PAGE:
The Legacy of Accountability & BC’s UNDRIP Act

Is the new legislation more of the same?

The Legacy of Accountability & BC’s UNDRIP Act

In October of last year, the Minister of Indigenous Relations and Reconciliation, Scott Fraser, introduced the Declaration on the Rights of Indigenous Peoples Act (the “Act”) to the BC legislature as Bill 41. In the Minister’s stated view, the chief purpose of the legislation is to harmonize BC laws with the principles enunciated in the United Nations Declaration on the Rights of Indigenous Peoples (UNDRIP), which serve “as the framework for reconciliation.” Although receiving royal assent in November, the Act can hardly be considered a movement toward a true reconciliation.

A close and careful reading of the legislation clearly demonstrates its inadequacies as an instrument of change. Most glaringly, section 8 of the Act precludes the application of the BC Offence Act, such that a failure to comply with government obligations does not trigger penalty provisions as a provincial offence. Furthermore, section 4 of the Act contemplates the creation of an “action plan” to facilitate a transition to and recognition of its legislative objectives. Notwithstanding that the creation of an action plan is likely to require a significant amount of time (incurred in the consultation process with interested Indigenous groups), the Act provides little guidance on the implementation of Indigenous rights. More likely than not, the action plan will not be focussed on a timely recognition of these rights.

Under section 1(4), the Act also preserves the “rights recognized and affirmed by section 35 of the Constitution Act, 1982.” This may serve somewhat problematic as a measure for Indigenous rights, as unlike the Act’s predecessor, federal Bill C-262, which had preserved only “existing Aboriginal or treaty rights of the Aboriginal peoples of Canada that are recognized and affirmed in section 35,” the more general language within the provincial legislation may be construed as importing certain Crown rights, such as the right to infringe Aboriginal rights.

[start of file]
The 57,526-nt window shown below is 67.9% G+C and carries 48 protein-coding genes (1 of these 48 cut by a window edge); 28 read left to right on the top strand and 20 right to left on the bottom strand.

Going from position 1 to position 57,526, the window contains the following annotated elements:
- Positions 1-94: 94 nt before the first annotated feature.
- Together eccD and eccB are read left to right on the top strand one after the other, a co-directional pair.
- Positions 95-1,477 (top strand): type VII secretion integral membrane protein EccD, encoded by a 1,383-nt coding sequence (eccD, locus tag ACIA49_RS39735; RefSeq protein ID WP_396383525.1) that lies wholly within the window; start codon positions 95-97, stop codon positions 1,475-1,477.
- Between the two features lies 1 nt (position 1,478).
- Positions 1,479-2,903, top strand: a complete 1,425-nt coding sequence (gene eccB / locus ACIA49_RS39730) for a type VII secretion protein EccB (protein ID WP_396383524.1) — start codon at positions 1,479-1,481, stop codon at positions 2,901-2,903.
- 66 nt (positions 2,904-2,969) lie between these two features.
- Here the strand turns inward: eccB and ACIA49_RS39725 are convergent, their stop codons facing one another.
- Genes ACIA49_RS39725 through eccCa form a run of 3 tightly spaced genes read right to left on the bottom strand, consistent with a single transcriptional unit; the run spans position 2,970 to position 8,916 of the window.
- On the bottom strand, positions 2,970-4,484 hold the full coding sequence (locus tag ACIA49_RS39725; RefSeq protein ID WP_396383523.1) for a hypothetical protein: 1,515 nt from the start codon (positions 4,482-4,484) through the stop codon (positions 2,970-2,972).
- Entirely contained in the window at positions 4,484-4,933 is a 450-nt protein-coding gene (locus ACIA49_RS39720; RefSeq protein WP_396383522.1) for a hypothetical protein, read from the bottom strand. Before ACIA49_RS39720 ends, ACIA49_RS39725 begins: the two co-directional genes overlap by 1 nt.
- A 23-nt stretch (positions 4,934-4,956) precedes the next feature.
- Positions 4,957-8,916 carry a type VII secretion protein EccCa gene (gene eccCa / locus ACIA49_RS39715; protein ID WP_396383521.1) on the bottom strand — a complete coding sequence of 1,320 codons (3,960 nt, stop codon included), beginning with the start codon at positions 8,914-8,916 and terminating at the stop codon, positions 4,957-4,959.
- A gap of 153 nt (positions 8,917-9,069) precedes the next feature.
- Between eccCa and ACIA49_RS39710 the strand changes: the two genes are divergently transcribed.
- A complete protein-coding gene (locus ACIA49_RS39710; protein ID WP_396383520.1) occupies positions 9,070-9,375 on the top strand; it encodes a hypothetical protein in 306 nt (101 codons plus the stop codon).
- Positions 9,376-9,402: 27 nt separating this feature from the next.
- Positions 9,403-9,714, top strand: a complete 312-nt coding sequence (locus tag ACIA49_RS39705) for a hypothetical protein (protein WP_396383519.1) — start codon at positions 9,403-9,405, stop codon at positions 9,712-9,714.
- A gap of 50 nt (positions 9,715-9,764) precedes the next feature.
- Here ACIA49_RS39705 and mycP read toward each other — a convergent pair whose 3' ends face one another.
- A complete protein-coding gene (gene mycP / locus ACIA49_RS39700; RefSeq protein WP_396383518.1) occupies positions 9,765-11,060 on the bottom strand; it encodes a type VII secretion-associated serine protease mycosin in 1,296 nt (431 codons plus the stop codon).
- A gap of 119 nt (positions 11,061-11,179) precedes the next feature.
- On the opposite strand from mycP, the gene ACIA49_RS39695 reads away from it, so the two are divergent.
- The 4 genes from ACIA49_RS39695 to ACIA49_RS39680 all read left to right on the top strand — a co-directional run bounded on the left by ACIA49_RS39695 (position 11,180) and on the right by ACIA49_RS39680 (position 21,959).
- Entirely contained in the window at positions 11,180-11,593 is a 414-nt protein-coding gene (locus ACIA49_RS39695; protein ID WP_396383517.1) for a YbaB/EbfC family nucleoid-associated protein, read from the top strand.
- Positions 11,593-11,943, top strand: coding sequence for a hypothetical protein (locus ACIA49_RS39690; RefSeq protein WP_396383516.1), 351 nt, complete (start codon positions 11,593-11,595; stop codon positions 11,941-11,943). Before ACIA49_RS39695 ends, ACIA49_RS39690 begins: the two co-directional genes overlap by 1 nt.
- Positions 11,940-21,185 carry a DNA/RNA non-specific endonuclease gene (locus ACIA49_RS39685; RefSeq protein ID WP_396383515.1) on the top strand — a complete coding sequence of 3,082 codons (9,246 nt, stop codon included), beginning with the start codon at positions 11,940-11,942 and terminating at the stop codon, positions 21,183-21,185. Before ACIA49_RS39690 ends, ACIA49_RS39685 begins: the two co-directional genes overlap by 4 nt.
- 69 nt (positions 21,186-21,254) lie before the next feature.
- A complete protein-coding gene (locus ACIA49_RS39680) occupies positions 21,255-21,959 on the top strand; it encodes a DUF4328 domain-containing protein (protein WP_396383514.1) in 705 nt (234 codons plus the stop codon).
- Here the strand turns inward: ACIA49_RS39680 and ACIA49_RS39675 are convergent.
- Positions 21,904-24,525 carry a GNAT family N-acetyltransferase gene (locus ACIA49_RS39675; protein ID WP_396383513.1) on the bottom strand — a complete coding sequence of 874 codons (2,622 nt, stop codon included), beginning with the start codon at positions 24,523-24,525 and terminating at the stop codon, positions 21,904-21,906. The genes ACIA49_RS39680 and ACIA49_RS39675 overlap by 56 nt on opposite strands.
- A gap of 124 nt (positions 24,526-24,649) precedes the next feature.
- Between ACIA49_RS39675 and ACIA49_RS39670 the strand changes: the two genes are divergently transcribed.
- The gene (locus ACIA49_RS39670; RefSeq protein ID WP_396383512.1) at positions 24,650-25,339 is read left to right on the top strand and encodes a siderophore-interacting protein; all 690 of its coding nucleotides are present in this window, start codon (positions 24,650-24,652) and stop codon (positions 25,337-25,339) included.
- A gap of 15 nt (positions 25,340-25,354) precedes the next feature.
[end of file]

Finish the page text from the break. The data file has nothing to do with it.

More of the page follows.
Lastly, it should be noted that many of the provisions of the Act contain general and ambiguous language, as is usual for declarations in international law. The direct adoption of this language by a Canadian jurisdiction is unlikely to cause effective change in the existing scheme of Aboriginal rights under section 35. Section 35 has been phrased as broadly as possible, providing no restrictions as to the content of Aboriginal rights, yet has been severely restricted in scope within the Canadian jurisprudence. Indeed, Canadian courts are unlikely to apply a much broader interpretive approach to the general language under the Act. It is only a matter of time before courts correspond many of the existing internal limitations on section 35 rights to the rights under the Act (in addition to the seemingly existing limitation provision within Article 46(1)).

Earlier this year, there was a debate at the Peter A. Allard School of Law featuring notable speakers Dr. Gordon Christie, an Indigenous proponent and law professor at UBC and Thomas Isaac, Chair of the Aboriginal Law Group at Cassels Brock & Blackwell. Although the need for a renewed perspective on reconciliation was largely a point of contention among the speakers, they agreed that the Act is largely insufficient as an instrument of change. In Isaac’s view, nearly all issues respecting Indigenous rights are a product of the fact that industries contemplate their objectives over decades, Indigenous peoples contemplate their objectives over generations, while governments merely think over 4-year cycles.

It remains to be seen in what respect the government will develop an action plan to implement Indigenous rights and the manner in which courts will engage with the rights under the Act. Nevertheless, in consideration of the long-standing legacy between BC, Canada and their Indigenous peoples, one must be careful to expect significant change brought upon as quickly and swiftly as the passing of a single piece of legislation.

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